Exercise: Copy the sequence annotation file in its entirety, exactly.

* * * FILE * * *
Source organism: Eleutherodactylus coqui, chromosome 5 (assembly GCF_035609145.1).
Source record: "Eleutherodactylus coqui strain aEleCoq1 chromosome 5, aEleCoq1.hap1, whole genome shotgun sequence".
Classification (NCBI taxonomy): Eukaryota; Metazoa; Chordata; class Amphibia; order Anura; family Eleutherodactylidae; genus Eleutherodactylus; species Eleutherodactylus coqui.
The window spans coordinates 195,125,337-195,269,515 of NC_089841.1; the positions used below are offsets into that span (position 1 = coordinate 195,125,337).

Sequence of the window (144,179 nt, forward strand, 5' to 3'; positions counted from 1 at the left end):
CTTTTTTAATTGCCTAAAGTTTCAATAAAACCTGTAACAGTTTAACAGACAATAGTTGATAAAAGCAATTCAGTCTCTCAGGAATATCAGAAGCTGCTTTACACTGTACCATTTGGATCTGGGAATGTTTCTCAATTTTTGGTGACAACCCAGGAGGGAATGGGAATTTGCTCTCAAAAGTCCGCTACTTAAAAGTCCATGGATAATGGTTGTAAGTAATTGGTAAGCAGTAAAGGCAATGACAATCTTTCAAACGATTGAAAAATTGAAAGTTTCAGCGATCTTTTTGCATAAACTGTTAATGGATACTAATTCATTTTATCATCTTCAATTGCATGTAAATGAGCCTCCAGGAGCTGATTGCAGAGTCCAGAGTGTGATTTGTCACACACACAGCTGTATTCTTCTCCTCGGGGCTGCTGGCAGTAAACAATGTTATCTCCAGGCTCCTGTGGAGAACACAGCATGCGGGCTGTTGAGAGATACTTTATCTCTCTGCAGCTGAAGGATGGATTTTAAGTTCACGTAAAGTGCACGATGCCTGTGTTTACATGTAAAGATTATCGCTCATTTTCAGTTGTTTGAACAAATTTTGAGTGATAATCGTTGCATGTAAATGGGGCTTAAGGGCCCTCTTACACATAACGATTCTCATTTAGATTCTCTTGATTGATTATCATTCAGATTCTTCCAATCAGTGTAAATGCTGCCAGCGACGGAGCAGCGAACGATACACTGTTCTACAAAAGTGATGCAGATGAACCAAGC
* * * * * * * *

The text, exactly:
Source organism: Eleutherodactylus coqui, chromosome 5 (assembly GCF_035609145.1).
Source record: "Eleutherodactylus coqui strain aEleCoq1 chromosome 5, aEleCoq1.hap1, whole genome shotgun sequence".
Classification (NCBI taxonomy): Eukaryota; Metazoa; Chordata; class Amphibia; order Anura; family Eleutherodactylidae; genus Eleutherodactylus; species Eleutherodactylus coqui.
The window spans coordinates 195,125,337-195,269,515 of NC_089841.1; the positions used below are offsets into that span (position 1 = coordinate 195,125,337).

Sequence of the window (144,179 nt, forward strand, 5' to 3'; positions counted from 1 at the left end):
CTTTTTTAATTGCCTAAAGTTTCAATAAAACCTGTAACAGTTTAACAGACAATAGTTGATAAAAGCAATTCAGTCTCTCAGGAATATCAGAAGCTGCTTTACACTGTACCATTTGGATCTGGGAATGTTTCTCAATTTTTGGTGACAACCCAGGAGGGAATGGGAATTTGCTCTCAAAAGTCCGCTACTTAAAAGTCCATGGATAATGGTTGTAAGTAATTGGTAAGCAGTAAAGGCAATGACAATCTTTCAAACGATTGAAAAATTGAAAGTTTCAGCGATCTTTTTGCATAAACTGTTAATGGATACTAATTCATTTTATCATCTTCAATTGCATGTAAATGAGCCTCCAGGAGCTGATTGCAGAGTCCAGAGTGTGATTTGTCACACACACAGCTGTATTCTTCTCCTCGGGGCTGCTGGCAGTAAACAATGTTATCTCCAGGCTCCTGTGGAGAACACAGCATGCGGGCTGTTGAGAGATACTTTATCTCTCTGCAGCTGAAGGATGGATTTTAAGTTCACGTAAAGTGCACGATGCCTGTGTTTACATGTAAAGATTATCGCTCATTTTCAGTTGTTTGAACAAATTTTGAGTGATAATCGTTGCATGTAAATGGGGCTTAAGGGCCCTCTTACACATAACGATTCTCATTTAGATTCTCTTGATTGATTATCATTCAGATTCTTCCAATCAGTGTAAATGCTGCCAGCGACGGAGCAGCGAACGATACACTGTTCTACAAAAGTGATGCAGATGAACCAAGC